Are we taking this seriously? Sometimes, it becomes obvious that my students actually know less about technology and even less about DC than I had previously thought. I will oftentimes assume that they are all knowing when it comes to technology and DC, but that is not always the case. But we need to ask them about it, talk to them about it, engage them in conversation about DC. Before COETAIL, I will be honest, I was that teacher who thought it wasn’t THEIR responsibility to teach my students about DC – it was the tech teacher’s responsibility or the parents’ responsibility – not mine! But I am having a mind-shift. It is MY responsibility. I am their science teacher, and it is my responsibility to teach my students about DC. DC runs across all disciplines as well as into our personal lives. I want to model exemplar digital citizenship for my students, and it needs to start with educating them about it NOW. I warmly welcome your comments below.

Photo Credit: The Daring Librarian via Compfight cc


Filmmaker, writer, and speaker, Kirby Ferguson, argues that “Everything is a remix.” (Am I plagiarizing for using the title of his four-part video series as the name of my blog post? Is this obvious enough that I am giving him credit for it? I want to make sure that I am giving credit where credit is due!) After being assigned this week to watch the video series, Everything is a Remix, I was intrigued. Then, I dug a bit deeper and found and watched Kirby Ferguson’s TED Talk, Embrace the remix.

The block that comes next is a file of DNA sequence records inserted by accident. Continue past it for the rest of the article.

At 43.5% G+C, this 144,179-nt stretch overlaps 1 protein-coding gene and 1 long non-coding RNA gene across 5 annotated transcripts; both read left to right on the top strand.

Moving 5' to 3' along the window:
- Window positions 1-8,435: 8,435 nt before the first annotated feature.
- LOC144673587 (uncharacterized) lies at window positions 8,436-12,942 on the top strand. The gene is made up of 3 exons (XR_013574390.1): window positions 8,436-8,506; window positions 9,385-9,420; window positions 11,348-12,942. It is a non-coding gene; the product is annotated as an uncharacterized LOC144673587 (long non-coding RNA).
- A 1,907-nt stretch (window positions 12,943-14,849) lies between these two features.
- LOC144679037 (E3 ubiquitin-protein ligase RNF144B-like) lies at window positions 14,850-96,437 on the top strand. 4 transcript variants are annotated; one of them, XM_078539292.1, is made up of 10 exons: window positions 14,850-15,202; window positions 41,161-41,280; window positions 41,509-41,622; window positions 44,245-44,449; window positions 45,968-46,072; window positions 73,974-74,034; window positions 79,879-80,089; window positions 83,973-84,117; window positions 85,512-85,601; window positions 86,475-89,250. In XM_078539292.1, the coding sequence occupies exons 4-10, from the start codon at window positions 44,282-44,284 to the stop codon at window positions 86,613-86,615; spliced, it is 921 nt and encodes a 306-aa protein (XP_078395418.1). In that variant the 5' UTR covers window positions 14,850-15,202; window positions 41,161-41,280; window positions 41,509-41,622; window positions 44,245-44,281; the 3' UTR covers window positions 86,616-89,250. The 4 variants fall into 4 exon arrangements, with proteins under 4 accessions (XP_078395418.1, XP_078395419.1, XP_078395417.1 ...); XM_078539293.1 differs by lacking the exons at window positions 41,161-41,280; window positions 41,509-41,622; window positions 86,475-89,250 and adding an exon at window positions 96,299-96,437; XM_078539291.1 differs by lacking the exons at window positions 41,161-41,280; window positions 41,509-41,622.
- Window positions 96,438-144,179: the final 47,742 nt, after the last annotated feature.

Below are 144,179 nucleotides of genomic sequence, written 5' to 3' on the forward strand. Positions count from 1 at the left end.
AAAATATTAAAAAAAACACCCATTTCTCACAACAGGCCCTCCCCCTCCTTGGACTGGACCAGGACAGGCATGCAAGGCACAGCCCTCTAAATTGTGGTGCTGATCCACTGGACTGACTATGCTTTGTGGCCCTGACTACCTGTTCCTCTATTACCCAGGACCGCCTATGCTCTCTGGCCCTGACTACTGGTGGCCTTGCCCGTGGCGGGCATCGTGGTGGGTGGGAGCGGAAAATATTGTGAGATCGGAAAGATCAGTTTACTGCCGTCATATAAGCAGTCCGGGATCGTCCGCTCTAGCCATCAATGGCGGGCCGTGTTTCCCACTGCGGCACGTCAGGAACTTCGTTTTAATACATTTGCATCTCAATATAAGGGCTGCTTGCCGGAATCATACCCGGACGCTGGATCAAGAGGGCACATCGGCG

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Kirby’s definition of a remix is something that is copied, transformed, and combined, and his Bob Dylan and Steve Jobs examples really helped me to understand “the remix” as I was formerly unaware that such a thing even existed.

A screenshot from my notes for this week

Kirby explains that, throughout history, creators have borrowed, stolen, and transformed creative works. Our own creativity is, in fact, a “concoction of previous stuff,” he says. In his TED Talk, Kirby quotes Henry Ford, “an American industrialist, the founder of the Ford Motor Company, and the sponsor of the development of the assembly line technique of mass production” (taken from,

“I invented nothing new. I simply assembled the discoveries of other men whom behind were centuries of work…progress happens when all the factors that make for it are ready and then it is inevitable.”

In Kirby’s TED Talk, he showed a picture of the Patent Act of 1970, and below the title, it read, “An act to promote the progress of useful art,” and I found that SO interesting! When I think of patent laws, “an act to promote the progress of useful art” is NOT what comes to mind! Unfortunately, I think of people copying each other’s work and resulting lawsuits. In his TED Talk, Kirby states that, “creativity comes from without, not from within.” Our creativity IS a compilation of our’s and others’ experiences, and I am not sure that I ever really thought about creativity in that way.

Photo Credit: Dawn Endico via Compfight cc